An actor who was married recently for the third time, and whose bride had been married once before, wrote across the bottom of the wedding invitations: "Be sure and come; this is no amateur performance."
A wealthy young woman from the west was recently wedded to a member of the nobility of England, and the ceremony occurred in the most fashionable of London churches—St. George's.
Among the guests was a cousin of the bride, as sturdy an American as can be imagined. He gave an interesting summary of the wedding when asked by a girl friend whether the marriage was a happy one.
"Happy? I should say it was," said the cousin. "The bride was happy, her mother was overjoyed, Lord Stickleigh, the groom, was in ecstasies, and his creditors, I understand, were in a state of absolute bliss."—Edwun Tarrisse.
The best man noticed that one of the wedding guests, a gloomy-looking young man, did not seem to be enjoying himself. He was wandering about as though he had lost his last friend. The best man took it upon himself to cheer him up.
"Er—have you kissed the bride?" he asked by way of introduction.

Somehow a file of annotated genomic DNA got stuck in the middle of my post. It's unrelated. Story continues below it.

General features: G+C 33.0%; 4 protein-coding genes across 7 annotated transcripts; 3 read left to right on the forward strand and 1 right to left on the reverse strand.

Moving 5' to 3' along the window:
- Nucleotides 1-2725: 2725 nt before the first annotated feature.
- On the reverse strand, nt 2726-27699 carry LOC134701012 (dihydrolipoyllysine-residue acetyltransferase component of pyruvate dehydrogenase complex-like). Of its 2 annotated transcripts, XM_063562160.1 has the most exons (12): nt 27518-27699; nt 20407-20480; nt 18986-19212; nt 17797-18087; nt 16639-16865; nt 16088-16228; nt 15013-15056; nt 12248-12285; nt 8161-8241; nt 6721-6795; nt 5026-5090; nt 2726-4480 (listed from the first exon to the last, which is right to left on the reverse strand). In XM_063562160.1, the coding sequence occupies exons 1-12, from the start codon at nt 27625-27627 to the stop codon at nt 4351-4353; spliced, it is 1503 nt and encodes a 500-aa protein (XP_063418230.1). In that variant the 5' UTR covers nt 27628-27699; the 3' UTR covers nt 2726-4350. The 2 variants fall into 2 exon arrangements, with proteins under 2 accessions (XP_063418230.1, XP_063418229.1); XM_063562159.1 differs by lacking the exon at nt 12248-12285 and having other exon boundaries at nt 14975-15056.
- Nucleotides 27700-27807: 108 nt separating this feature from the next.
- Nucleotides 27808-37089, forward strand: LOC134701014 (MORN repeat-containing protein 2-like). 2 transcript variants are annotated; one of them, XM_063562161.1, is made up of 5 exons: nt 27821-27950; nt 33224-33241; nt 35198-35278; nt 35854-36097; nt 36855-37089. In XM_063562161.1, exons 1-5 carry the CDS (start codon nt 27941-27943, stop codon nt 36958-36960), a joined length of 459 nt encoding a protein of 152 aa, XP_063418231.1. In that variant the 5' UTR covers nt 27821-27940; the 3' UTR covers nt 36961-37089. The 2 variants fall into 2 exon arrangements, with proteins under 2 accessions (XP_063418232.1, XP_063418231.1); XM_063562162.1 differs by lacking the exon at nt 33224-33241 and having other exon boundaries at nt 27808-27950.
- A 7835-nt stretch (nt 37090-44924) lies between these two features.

"Not lately," replied the gloomy one with a far-away expression.
The curate of a large and fashionable church was endeavoring to teach the significance of white to a Sunday-school class.
"Why," said he, "does a bride invariably desire to be clothed in white at her marriage?"
As no one answered, he explained. "White," said he, "stands for joy, and the wedding-day is the most joyous occasion of a woman's life."
A small boy queried, "Why do the men all wear black?"—M.J. Moor.
Lilly May came to her mistress. "Ah would like a week's vacation, Miss Annie," she said, in her soft negro accent; "Ah wants to be married."
Lillie had been a good girl, so her mistress gave her the week's vacation, a white dress, a veil and a plum-cake.
Promptly at the end of the week Lillie returned, radiant. "Oh, Miss Annie!" she exclaimed, "Ah was the mos' lovely bride! Ma dress was pcrfec', ma veil mos' lovely, the cake mos' good! An' oh, the dancin' an' the eatin'!"
"Well, Lillie, this sounds delightful," said her mistress, "but you have left out the point of your story—I hope you have a good husband."
Lillie's tone changed to indignation: "Now, Miss Annie, what yo' think? Tha' darn nigger nebber turn up!"
There is living in Illinois a solemn man who is often funny without meaning to be. At the time of his wedding, he lived in a town some distance from the home of the bride. The wedding was to be at her house. On the eventful day the solemn man started for the station, but on the way met the village grocer, who talked so entertainingly that the bridegroom missed his train.
Naturally he was in a "state." Something must be done, and done quickly. So he sent the following telegram:
Don't marry till I come.—HENRY.—Howard, Morse.
In all the wedding cake, hope is the sweetest of the plums.—Douglas Jerrold.